Abraham replies that the “Reichmann family wealth did not originate with Ralph,” but with Ralph’s late father, Samuel, who set up trusts that benefited Ralph, among others; and that it was only when Abraham questioned Ralph’s management of family holdings that “Ralph sought to punish Abraham” by cutting him off the monthly payments in 2014.

The bitterness on both sides is palpable in court documents since 2014 viewed by The Globe and Mail.

Ralph says Abraham never supported himself. “He does not have a university degree or any postsecondary training other than religious schooling.” He added: “For virtually all of his adult life he has relied on Ada and me to provide him with funding to sustain his family.”

When he worked at Olympia Tile International Inc., a family business, Abraham “demanded promotions as he felt the work was beneath him.” He went on to other business ventures, which failed, Ralph said, adding that he paid his son’s debts for the biggest such failure, a high-tech theme park known as Technodome.

He said he had given Abraham a job in 2007 only because Abraham’s wife, Bella, “appealed to Ralph to give Abraham something to keep him busy.” He did so, he said, to build his son’s self-esteem. The job was to oversee a lawsuit Ada had become involved in in New Jersey. But he said that he – Ralph – made all the important decisions in the litigation.

For his part, Abraham said in a pretrial hearing he was surprised that his father was so critical of him when he is imperfect himself. Pointing at Olympic & York’s bankruptcy, which made headlines internationally, he said his father “is not immune from business difficulties.”

And when a doctor testified in a pretrial hearing that Ralph, then in his early 80s, might die from a stroke or a heart attack if forced to testify, Abraham’s lawyers questioned the doctor’s medical expertise. They said Ralph was able to shoulder the stress, as he was still heading a big company, Olympia Tile International Inc. They said he could testify for two hours at a time.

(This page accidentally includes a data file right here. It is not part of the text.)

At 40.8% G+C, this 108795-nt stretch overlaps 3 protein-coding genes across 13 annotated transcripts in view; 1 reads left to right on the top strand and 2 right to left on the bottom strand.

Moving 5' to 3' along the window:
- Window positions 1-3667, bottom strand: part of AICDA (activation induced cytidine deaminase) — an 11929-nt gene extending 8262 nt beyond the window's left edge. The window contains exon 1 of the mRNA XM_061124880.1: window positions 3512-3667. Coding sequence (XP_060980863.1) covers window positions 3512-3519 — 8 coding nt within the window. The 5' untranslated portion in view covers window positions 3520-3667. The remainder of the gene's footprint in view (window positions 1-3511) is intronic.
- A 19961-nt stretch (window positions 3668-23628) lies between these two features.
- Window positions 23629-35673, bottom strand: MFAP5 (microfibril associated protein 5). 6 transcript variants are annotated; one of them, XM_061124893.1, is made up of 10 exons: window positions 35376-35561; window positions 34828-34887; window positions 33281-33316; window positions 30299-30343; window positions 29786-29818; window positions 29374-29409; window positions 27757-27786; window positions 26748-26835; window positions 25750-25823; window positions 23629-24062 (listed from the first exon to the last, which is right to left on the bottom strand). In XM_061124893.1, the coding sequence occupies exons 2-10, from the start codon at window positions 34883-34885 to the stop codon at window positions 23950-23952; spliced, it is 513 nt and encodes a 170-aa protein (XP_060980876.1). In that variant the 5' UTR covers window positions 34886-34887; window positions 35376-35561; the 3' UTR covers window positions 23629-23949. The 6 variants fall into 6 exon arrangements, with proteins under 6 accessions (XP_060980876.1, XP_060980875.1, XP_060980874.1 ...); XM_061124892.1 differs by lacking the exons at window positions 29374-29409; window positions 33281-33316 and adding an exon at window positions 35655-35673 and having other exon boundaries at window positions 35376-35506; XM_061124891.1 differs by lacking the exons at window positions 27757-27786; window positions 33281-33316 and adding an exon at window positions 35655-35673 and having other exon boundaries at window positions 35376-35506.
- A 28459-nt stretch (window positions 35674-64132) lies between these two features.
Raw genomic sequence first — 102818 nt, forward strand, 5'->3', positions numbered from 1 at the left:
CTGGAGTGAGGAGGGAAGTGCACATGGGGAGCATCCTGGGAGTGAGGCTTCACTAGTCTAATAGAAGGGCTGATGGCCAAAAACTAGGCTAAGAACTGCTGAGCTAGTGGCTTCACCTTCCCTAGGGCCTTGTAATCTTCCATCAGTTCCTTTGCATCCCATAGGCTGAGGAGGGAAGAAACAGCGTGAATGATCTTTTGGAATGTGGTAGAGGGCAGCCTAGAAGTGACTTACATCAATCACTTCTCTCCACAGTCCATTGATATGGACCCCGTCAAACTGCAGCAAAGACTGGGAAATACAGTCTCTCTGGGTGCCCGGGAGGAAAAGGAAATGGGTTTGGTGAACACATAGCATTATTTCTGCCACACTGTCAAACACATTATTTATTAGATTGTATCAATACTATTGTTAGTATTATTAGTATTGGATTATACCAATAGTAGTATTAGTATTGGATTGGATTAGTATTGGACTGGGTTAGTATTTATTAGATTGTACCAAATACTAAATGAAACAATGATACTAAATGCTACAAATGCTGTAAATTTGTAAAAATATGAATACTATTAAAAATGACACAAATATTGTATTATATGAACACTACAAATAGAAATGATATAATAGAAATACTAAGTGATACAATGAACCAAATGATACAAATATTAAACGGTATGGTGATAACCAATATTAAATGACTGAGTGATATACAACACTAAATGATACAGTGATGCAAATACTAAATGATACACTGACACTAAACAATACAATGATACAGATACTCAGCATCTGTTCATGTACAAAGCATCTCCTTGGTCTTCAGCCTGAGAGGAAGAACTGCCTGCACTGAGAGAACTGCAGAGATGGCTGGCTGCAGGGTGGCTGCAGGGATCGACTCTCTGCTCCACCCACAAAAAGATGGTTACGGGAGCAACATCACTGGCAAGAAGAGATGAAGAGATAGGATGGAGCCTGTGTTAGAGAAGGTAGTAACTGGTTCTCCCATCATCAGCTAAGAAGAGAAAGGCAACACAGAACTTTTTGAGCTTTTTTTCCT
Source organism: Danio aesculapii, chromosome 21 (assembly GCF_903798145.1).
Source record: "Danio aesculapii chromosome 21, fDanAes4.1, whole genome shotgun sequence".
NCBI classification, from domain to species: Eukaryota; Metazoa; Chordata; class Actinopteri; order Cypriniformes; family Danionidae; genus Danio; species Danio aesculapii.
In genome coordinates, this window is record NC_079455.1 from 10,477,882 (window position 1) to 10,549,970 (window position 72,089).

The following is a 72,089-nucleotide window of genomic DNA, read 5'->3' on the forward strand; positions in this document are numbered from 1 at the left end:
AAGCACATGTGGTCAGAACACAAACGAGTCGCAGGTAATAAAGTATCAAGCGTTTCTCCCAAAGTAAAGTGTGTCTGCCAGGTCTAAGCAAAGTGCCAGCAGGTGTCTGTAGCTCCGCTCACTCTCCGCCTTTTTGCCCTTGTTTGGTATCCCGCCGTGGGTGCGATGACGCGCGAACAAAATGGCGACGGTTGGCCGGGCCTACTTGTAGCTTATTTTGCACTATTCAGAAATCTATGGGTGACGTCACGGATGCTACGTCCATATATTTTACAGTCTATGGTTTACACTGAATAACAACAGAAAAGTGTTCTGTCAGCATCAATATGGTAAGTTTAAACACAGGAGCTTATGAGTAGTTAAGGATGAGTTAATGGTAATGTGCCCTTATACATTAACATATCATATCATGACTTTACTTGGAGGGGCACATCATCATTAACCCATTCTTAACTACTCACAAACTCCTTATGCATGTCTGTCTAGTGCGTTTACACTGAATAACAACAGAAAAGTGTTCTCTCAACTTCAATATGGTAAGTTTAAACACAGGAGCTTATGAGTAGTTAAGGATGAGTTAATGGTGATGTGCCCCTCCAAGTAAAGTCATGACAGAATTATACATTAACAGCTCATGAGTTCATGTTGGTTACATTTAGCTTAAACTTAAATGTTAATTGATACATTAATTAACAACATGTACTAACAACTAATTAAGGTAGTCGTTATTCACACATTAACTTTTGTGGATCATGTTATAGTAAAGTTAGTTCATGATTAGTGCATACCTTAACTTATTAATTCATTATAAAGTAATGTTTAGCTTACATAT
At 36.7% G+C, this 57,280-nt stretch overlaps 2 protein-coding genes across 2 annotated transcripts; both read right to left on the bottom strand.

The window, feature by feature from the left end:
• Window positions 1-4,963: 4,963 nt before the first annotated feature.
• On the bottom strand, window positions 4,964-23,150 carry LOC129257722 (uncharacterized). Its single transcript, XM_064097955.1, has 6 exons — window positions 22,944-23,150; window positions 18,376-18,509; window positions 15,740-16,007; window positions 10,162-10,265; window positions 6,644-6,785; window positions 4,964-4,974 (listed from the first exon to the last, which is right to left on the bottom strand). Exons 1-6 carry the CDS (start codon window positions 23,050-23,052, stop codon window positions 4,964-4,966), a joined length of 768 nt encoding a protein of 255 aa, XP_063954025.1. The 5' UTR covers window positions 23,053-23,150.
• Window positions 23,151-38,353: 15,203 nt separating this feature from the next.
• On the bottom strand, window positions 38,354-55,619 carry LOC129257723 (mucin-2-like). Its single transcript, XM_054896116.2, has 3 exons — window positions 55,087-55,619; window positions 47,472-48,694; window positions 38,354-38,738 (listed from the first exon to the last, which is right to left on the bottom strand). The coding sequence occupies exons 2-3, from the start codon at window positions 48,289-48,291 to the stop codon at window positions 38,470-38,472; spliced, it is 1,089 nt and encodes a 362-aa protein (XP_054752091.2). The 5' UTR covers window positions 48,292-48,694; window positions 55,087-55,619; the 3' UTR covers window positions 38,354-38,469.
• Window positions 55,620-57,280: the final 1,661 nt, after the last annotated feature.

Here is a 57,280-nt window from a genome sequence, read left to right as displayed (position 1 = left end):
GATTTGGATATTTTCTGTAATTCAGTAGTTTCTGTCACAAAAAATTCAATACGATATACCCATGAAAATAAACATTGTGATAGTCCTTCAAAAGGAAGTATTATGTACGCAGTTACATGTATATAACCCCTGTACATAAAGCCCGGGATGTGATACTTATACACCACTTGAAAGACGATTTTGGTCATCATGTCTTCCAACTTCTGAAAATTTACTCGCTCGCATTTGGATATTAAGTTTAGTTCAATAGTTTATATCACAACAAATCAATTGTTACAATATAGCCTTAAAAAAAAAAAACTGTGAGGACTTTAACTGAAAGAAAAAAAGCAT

The family’s only public statements on the case came when The Globe contacted them in 2019, as an earlier trial date approached.

“Abraham acknowledges the responsibility to honour one’s parents,” his media spokesman at the time, Bob Pickard, said in a written statement.

That responsibility, he said, led Abraham to seek guidance from a rabbinical court called a Beth Din, which gave him the approval to proceed with the litigation. (The Reichmann family are ultra-Orthodox Jews.) “Abraham respects his parents. He considers the situation to be unfortunate and truly hopes that the litigation will be resolved as soon as possible to allow the family to heal.”

Ralph commented, in a brief written statement to The Globe in 2019: “In the best interests of my family, I have made numerous efforts to reach a settlement with Abraham. Family is most important to me and I am very thankful that my relationship with my brother Albert is closer than ever. I cherish my weekly Friday evening visits to Albert’s home to wish him a Good Sabbath.”

Tom Curry, a lawyer for Abraham, said on Wednesday that the parties are hopeful the dispute will be resolved before the trial begins.

Luis Sarabia, a lawyer for Ralph, said he is not in a position to comment. A lawyer for Albert did not respond to requests for comment this week.